In a ruling designed to set a political trap for protesting farmers and agricultural workers, India’s Supreme Court announced Tuesday that it is temporarily suspending application of the Bharatiya Janata Party (BJP) government’s three recently adopted pro-agribusiness “reform” laws.
At the same time, India’s highest court established an “expert panel”—whose four members are all on public record as supporting the laws—to hear the farmers’ complaints; and issued veiled threats of legal action against the protesters if they did not cooperate with its phony “independent” panel.
The Narendra Modi-led BJP government had strenuously argued against the Court suspending application of its new farm laws. However, once the ruling was issued and the composition of the panel was announced, Agriculture Minister Kailash Chaudhary rushed to “welcome the decision.”
Tuesday’s judgement was in response to a number of petitions. Some were demanding that the court order the tens of thousands of protesting farmers who have camped on the outskirts of Delhi since the government blocked their entry into the National Capital Territory seven weeks ago to stop impeding traffic on a half-dozen highways. Others challenged the constitutionality of the new laws, which enshrine measures long demanded by Indian and global capital.
The BJP government rammed the three farm laws through parliament last September, as India, which is home to a quarter of the world’s “extreme poor,” was being ravaged by COVID-19. They will put the hundreds of millions who depend on agriculture for their livelihood, the vast majority of whom are agricultural workers and marginal farmers eking out an existence on two hectares (five acres of land) or less, at the mercy of giant agribusiness concerns.
In response to the pandemic, India’s far-right BJP government has accelerated its drive to attract investment by intensifying the exploitation of the working class and the rural toilers. Its farm laws were passed in conjunction with a labour law “reform” that illegalizes most worker job action, promotes precarious contract-labour employment, and empowers large corporations to lay off workers at will.
India’s Supreme Court has aided and abetted the BJP government at virtually every turn. It facilitated Modi’s August 2019 constitutional coup against Kashmir and, bowing to a decades-long campaign of communal violence and intimidation mounted by the BJP and its Hindu supremacist allies, ordered the building of a temple to the Hindu god Lord Ram on the site of the razed Babri Masjid (mosque).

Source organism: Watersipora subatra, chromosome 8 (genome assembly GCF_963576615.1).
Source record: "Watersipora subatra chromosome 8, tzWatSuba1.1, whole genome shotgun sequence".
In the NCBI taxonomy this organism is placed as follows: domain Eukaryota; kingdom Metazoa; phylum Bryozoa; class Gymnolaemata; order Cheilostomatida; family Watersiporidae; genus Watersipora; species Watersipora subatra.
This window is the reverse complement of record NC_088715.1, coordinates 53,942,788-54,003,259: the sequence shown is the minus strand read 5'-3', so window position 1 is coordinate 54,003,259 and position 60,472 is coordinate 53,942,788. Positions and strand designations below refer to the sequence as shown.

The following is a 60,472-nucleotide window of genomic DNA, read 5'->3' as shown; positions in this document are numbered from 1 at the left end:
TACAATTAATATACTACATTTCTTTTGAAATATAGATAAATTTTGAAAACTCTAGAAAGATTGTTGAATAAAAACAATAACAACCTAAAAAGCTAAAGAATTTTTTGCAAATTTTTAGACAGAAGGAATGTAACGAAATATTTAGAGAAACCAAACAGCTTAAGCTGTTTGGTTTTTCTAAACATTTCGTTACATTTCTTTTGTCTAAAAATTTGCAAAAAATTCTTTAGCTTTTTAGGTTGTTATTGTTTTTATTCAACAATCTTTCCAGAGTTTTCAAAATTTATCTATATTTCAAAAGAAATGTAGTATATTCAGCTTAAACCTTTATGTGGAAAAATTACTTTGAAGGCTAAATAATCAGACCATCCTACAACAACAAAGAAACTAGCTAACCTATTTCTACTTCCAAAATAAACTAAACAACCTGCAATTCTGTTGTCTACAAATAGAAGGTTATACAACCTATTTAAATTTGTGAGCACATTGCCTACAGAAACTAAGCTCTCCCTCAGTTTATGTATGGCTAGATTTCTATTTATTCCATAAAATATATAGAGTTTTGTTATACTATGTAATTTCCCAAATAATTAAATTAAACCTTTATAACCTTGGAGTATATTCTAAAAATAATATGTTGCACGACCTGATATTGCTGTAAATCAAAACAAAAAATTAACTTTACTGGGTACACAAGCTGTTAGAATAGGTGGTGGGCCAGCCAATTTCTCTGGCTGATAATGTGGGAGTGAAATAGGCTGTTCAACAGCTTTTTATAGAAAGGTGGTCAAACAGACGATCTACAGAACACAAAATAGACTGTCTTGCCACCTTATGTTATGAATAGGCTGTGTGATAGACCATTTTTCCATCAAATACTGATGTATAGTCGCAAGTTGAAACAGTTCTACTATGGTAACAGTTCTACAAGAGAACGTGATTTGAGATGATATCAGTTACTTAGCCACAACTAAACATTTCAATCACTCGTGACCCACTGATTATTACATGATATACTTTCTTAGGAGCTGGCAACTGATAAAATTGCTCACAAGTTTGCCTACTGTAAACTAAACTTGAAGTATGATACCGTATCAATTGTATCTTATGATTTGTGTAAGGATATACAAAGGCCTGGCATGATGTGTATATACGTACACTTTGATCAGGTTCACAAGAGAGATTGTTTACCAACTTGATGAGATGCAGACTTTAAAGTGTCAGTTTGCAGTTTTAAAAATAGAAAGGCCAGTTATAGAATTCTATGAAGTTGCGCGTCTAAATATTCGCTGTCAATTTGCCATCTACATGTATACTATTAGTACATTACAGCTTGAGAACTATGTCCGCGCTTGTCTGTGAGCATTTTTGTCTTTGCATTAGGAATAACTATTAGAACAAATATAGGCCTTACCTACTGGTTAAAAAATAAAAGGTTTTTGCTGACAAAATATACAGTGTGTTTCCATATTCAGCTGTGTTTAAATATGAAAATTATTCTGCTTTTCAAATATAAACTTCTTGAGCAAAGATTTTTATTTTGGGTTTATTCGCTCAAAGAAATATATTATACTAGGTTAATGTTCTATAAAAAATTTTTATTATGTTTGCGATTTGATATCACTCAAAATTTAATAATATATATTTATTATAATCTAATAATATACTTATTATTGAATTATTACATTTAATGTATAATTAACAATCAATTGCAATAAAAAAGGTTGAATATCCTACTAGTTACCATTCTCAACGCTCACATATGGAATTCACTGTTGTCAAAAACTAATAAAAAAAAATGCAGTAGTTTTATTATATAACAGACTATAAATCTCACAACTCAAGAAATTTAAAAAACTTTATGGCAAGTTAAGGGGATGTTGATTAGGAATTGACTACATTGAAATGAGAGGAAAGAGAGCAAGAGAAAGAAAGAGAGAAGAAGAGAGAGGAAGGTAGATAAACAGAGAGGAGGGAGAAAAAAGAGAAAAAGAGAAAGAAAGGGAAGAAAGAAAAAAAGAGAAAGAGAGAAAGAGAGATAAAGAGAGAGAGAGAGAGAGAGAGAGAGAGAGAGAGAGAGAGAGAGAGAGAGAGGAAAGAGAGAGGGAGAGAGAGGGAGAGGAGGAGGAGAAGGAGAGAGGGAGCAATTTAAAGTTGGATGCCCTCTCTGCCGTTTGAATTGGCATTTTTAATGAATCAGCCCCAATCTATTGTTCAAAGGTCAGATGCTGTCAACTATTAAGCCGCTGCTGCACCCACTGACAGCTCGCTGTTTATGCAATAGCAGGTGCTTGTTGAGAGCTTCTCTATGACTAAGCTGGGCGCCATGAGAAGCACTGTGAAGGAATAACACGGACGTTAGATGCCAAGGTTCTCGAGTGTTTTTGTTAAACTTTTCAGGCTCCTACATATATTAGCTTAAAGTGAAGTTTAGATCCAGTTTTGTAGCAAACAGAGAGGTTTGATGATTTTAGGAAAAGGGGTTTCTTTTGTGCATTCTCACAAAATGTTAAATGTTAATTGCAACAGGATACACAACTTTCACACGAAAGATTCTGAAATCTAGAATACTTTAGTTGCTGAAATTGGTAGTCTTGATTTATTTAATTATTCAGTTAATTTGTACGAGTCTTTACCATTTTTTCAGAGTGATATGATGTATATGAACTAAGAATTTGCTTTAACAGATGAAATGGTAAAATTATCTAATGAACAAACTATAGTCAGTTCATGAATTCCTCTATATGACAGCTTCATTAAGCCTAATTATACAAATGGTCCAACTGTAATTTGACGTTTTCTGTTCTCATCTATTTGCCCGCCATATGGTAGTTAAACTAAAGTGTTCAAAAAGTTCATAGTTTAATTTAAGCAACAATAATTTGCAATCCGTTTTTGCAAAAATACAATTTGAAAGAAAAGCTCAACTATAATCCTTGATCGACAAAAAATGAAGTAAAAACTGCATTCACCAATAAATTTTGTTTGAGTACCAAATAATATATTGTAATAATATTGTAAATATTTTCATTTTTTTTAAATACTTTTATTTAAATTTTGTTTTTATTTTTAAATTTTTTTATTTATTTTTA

In hearings Monday and Tuesday on the farmers’ agitation, a bench of the court led by Chief Justice Sharad A. Bobde made a show of rapping the government’s knuckles for failing to find a means of addressing the farmers’ concerns, and postured as a defender of farmers’ right to protest. Speaking to farmers’ fears that contract farming, the undermining and eventual scrapping of the Minimum Support Price (MSP) system, and other pro-market reforms will destroy their livelihoods, Chief Justice Bobde declaimed, “We will protect the farmers’ lands.”
The court’s aim with all of this bluster was to try to assist the BJP government in its maneuvers to force through its pro-agribusiness reform in the face of mass and determined resistance from the farmers, and mounting social opposition. The Nov. 26 launch of the farmers’ Delhi Chalo (“Let’s go to Delhi) agitation was timed to coincide with a one-day general strike that was joined by tens of millions of workers across India to protest the Modi government’s pro-investor “reforms,” and to demand emergency aid for the hundreds of millions whose jobs or wages have been slashed during the pandemic.
The ruling class’ greatest fear is that the farmers’ agitation will become the catalyst for an independent movement of the working class.
The Supreme Court ruling is aimed at ensnaring the farmers in a phony mediation process that is rigged against them, while laying the legal and political framework for illegalizing the protest if it is not shifted to an alternate site or sites, where it can no longer disrupt transport in and around Delhi.
Take the composition of the “expert panel.” As the Wire news website noted, “The four members of the SC’s committee will be celebrated pro-market agricultural economist Ashok Gulati and Pramod Kumar Joshi, along with Anil Ghanwat of Shetkari Sanghatana farmers’ union and Bhupinder Singh Mann, leader of one of the factions of the Bharatiya Kisan (Indian Peasant) Union. Both Ghanwat and Mann have always supported private, corporate-led markets in agricultural trade-which the new farm laws seek to introduce institutionally.”
In a clear warning to the farmers to collaborate with the “expert” committee, Chief Justice S.A. Bobde said Tuesday: “There is no power on earth which can prevent us from forming the independent committee. ... There is a difference between politics and judiciary. You will have to cooperate.”